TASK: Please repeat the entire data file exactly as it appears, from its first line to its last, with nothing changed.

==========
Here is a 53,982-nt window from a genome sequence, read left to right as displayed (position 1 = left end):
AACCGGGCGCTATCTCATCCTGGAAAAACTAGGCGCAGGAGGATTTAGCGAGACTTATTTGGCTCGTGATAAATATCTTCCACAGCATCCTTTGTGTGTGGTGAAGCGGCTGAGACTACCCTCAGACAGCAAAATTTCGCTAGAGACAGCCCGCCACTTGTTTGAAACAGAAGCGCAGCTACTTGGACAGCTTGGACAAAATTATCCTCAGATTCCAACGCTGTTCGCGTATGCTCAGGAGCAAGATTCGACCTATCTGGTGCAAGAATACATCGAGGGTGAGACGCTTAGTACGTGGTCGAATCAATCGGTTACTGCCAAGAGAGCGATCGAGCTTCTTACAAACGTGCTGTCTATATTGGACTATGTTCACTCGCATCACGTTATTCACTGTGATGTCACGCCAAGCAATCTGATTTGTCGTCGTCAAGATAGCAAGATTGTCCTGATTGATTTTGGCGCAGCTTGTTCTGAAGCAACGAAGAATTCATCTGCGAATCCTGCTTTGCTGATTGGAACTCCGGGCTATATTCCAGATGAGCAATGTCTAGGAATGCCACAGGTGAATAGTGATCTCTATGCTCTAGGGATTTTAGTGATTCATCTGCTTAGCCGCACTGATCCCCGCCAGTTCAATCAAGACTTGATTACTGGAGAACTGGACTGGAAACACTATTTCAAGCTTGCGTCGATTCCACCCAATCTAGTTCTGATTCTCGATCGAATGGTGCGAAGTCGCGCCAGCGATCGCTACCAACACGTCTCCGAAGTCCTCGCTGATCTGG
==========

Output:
Here is a 53,982-nt window from a genome sequence, read left to right as displayed (position 1 = left end):
AACCGGGCGCTATCTCATCCTGGAAAAACTAGGCGCAGGAGGATTTAGCGAGACTTATTTGGCTCGTGATAAATATCTTCCACAGCATCCTTTGTGTGTGGTGAAGCGGCTGAGACTACCCTCAGACAGCAAAATTTCGCTAGAGACAGCCCGCCACTTGTTTGAAACAGAAGCGCAGCTACTTGGACAGCTTGGACAAAATTATCCTCAGATTCCAACGCTGTTCGCGTATGCTCAGGAGCAAGATTCGACCTATCTGGTGCAAGAATACATCGAGGGTGAGACGCTTAGTACGTGGTCGAATCAATCGGTTACTGCCAAGAGAGCGATCGAGCTTCTTACAAACGTGCTGTCTATATTGGACTATGTTCACTCGCATCACGTTATTCACTGTGATGTCACGCCAAGCAATCTGATTTGTCGTCGTCAAGATAGCAAGATTGTCCTGATTGATTTTGGCGCAGCTTGTTCTGAAGCAACGAAGAATTCATCTGCGAATCCTGCTTTGCTGATTGGAACTCCGGGCTATATTCCAGATGAGCAATGTCTAGGAATGCCACAGGTGAATAGTGATCTCTATGCTCTAGGGATTTTAGTGATTCATCTGCTTAGCCGCACTGATCCCCGCCAGTTCAATCAAGACTTGATTACTGGAGAACTGGACTGGAAACACTATTTCAAGCTTGCGTCGATTCCACCCAATCTAGTTCTGATTCTCGATCGAATGGTGCGAAGTCGCGCCAGCGATCGCTACCAACACGTCTCCGAAGTCCTCGCTGATCTGG